Monday, August 31, 2009
The Culture and Language of Mystery
Mystery novels are like any other kind of communication in one important way; they are affected by culture. Whenever we use language, whether it's to tell a mystery story, as I do, or to complete a work project, pick up the dry cleaning or Email a friend, our language is affected by our culture.
I've been re-reading Alexander McCall Smith's delightful The No. 1 Ladies' Detective Agency series. If you think about the way those novels are written, and the way Smith writes the dialogue, you can see that the writing is certainly affected by the culture of Botswana, where the novels take place. I must admit, I've never been to Botswana, but I've read other things by African authors, and I see similarities in the style and the dialogue.
Another series that shows the really interesting effect of culture and language on mystery writing is Tony Hillerman's Jim Chee and Loe Leaphorn mysteries. The Navajo culture and the Reservation location of most of the novels permeate the action. In several novels, the Navajo language is used, and Navajo ways are integral to many of the plots. What's fascinating is that Hillerman had the rare gift of being able to share the Navajo way with his readers, although he was not a not a Navajo himself. He lived among the Navajo for years and, in fact, was considered a special friend of the Navajo people, who recognized his respect for their culture and language.
Margaret Maron's Judge Deborah Knott series is richly flavored by its North Carolina setting, and if you read the dialogue, you see the effect of this culture on the language of the novels, too. You can also see this effect in Rita Mae Brown's Mrs. Murphy mysteries. The culture, manners, and language of Virginia are almost as important to those stories as the characters are.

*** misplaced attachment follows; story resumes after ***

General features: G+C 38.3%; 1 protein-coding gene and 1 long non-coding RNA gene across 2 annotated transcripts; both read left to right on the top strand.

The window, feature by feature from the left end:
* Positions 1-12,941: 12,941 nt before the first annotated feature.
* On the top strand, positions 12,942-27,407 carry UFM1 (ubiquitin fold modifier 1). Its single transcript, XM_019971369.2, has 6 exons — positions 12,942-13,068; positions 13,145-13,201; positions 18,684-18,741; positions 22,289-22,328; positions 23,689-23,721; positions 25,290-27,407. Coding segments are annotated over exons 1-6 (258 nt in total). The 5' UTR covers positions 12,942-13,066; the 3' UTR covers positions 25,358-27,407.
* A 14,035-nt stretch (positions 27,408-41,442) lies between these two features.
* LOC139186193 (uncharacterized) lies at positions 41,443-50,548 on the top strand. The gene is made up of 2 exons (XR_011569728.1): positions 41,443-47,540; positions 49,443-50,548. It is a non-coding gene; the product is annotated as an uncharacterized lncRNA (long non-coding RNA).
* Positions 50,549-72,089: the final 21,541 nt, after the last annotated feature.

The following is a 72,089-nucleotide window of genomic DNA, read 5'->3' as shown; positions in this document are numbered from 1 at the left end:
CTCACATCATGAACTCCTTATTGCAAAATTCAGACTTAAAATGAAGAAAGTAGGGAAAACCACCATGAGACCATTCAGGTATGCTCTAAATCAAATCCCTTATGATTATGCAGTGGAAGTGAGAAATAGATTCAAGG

This brings up an interesting question. Does an author have to be a member of a culture in order to write about that culture? Can a mystery novelist place the story in a setting he or she doesn't know? I think it would be difficult. My own Joel Williams series takes place in my home state of Pennsylvania in part because I know it well. Williams himself is in higher education, a world I know well. I think those facts make it easier for me to write about Wiliams and Tilton University and the things that happen there.
I don't think I'm the only one. Alexander McCall Smith was born in Africa and spent many years in Botswana. Robin Cook became an ophthalmologist before he began to write. The culture of medical school, hospitals and doctors is clear in his novels through their settings and the language used. If you read Cook's novels, you see dialogue that's quite medically sophisticated (although Cook doesn't overburden the reader). There are many other examples.
It may be impossible for a mystery author to tell a really compelling story without having a deep understanding of the culture and language patterns of the people involved in the story. What do you think? Is this understanding really necessary for an engaging mystery?